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The Customer Focus

I had an interaction today that reminded me of the importance of focusing on the customer, not just pushing your product to make a sale.

Arby's Roast Turkey and Swiss Sandwich
Arby’s Roast Turkey and Swiss Sandwich
I’m a fan of Arby’s. I like their food. And while I love a good roast beef sandwich with fries and a jamocha shake, when I’m there at lunchtime, that’s rarely what I order. I’m trying to be healthier. In small ways. Trying to make healthier choices. So at lunchtime, I’ve started ordering the Roast Turkey & Swiss Market Fresh® Sandwich on whole wheat bread, with a side salad (honey mustard dressing), and a Sierra Mist. That has been my go-to meal at lunchtime at Arby’s for several months now. And I almost always visit the same location. Now I’m not a daily customer there, but I’m there several times a month, and I know I interact with the same few people each time, so I expect that my order won’t be new to them, but the interaction generally goes something like this:

Arby’s employee: Thank you for choosing Arby’s. Would you like to try [whatever product they’re promoting that day]?

Me: No, thanks. I’d like combo number 11, the Roast Turkey and Swiss.

Arby’s employee: Would you like that in a combo with curly fries and a Pepsi?

Me: Yes, I’d like that in a combo, but with a side salad instead of fries, and a Sierra Mist instead of the Pepsi.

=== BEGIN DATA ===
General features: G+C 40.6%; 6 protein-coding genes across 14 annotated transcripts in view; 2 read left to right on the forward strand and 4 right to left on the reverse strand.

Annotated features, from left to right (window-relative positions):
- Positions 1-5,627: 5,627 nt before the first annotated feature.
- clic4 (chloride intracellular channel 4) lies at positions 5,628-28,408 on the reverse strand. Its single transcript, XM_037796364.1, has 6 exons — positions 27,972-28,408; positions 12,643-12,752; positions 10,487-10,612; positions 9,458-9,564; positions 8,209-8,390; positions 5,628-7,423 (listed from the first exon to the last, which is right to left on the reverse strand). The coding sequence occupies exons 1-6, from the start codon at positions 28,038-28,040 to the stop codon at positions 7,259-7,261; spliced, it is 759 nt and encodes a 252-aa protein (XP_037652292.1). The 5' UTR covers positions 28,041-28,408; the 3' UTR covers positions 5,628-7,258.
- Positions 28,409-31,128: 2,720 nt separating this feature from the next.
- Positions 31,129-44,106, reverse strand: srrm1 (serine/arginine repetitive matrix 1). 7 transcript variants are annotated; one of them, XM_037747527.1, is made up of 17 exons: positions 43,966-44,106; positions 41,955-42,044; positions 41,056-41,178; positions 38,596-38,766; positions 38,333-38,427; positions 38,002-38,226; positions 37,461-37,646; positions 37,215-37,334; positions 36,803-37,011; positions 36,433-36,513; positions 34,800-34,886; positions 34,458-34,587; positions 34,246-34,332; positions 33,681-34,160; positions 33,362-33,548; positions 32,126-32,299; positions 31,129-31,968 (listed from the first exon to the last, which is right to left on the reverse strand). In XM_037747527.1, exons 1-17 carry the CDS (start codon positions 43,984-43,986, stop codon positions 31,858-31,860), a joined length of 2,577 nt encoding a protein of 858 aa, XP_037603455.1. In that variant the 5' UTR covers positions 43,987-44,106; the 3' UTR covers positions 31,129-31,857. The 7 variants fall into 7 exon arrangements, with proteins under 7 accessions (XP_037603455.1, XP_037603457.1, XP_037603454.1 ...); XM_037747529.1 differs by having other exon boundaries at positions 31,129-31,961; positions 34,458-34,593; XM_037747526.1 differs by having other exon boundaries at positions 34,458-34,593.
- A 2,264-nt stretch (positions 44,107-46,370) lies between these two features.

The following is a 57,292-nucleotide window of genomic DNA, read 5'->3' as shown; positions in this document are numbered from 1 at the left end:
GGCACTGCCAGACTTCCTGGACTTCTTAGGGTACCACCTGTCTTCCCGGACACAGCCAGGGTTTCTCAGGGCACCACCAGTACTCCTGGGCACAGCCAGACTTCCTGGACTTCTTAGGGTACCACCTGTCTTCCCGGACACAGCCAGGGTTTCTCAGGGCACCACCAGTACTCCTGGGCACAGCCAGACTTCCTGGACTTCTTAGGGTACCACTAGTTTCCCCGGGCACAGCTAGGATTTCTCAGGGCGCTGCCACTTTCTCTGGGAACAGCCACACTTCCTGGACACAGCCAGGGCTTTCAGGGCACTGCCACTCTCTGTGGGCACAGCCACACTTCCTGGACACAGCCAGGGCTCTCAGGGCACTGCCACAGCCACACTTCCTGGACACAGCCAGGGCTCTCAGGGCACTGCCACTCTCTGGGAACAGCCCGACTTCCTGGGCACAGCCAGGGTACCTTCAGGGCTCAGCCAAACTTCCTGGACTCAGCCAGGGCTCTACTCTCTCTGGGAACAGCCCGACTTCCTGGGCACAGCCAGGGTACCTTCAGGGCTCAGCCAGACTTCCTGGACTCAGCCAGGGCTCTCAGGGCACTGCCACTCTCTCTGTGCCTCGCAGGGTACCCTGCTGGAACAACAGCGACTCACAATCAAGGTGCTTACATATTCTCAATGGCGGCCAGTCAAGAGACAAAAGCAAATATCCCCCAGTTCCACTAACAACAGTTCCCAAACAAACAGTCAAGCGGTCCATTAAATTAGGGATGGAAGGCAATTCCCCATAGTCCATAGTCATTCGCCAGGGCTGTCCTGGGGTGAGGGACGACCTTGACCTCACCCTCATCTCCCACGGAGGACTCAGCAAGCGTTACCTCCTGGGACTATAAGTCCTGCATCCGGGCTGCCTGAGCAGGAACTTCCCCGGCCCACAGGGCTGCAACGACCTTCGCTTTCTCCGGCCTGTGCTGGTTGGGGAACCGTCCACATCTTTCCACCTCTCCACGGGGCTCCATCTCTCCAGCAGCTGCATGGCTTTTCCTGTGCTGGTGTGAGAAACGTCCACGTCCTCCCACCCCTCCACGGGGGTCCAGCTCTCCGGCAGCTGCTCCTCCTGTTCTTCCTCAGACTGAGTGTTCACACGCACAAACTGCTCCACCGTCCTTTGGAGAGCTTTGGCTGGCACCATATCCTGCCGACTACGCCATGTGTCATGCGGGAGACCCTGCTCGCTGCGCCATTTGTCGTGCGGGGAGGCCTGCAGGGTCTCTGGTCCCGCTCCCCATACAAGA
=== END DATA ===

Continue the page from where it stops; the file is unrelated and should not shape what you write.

Arby’s employee: So you’d like a side salad instead of fries. What dressing would you like?

Me: I’d like honey mustard, please.

Arby’s employee: Okay, so you’d like the Roast Turkey and Swiss with a side salad with honey mustard. Would you care to make your Pepsi a large?

Me: Yes, I’d like a large drink, but I’d like Sierra Mist instead of Pepsi.

Arby’s employee: Okay, so you’d like the Roast Turkey and Swiss with a side salad with honey mustard, and a large Pepsi. Will that complete your order today?

I don’t post this to be a jerk, or to highlight failings on the part of Arby’s or its employees. I get it. They have a highly repetitive process, with probably very little variance from customer to customer. I don’t expect an Arby’s executive or manager to read this and make drastic changes to their ordering process. And I’m certainly not going to stop visiting Arby’s.

Nor do I have a problem with Pepsi. I like their product(s). And I’m aware that Sierra Mist is a Pepsi product.

But this experience made me reflect on my own interactions with my customers, and the processes that I try to build for consistency.

  • Am I too focused on the process to really pay attention to what the customers want?
  • Does the process allow the flexibility to accommodate each customer?
  • Have I become too accustomed to delivering what previous customers wanted that I fail to uniquely diagnose the needs of the current customer?
  • Can I deliver a better experience by allowing the customer more time to describe their needs?

I think I’ll remember this for a while — the tendency to sell fries and a large Pepsi to someone who wants a side salad and Sierra Mist.

Published inBusiness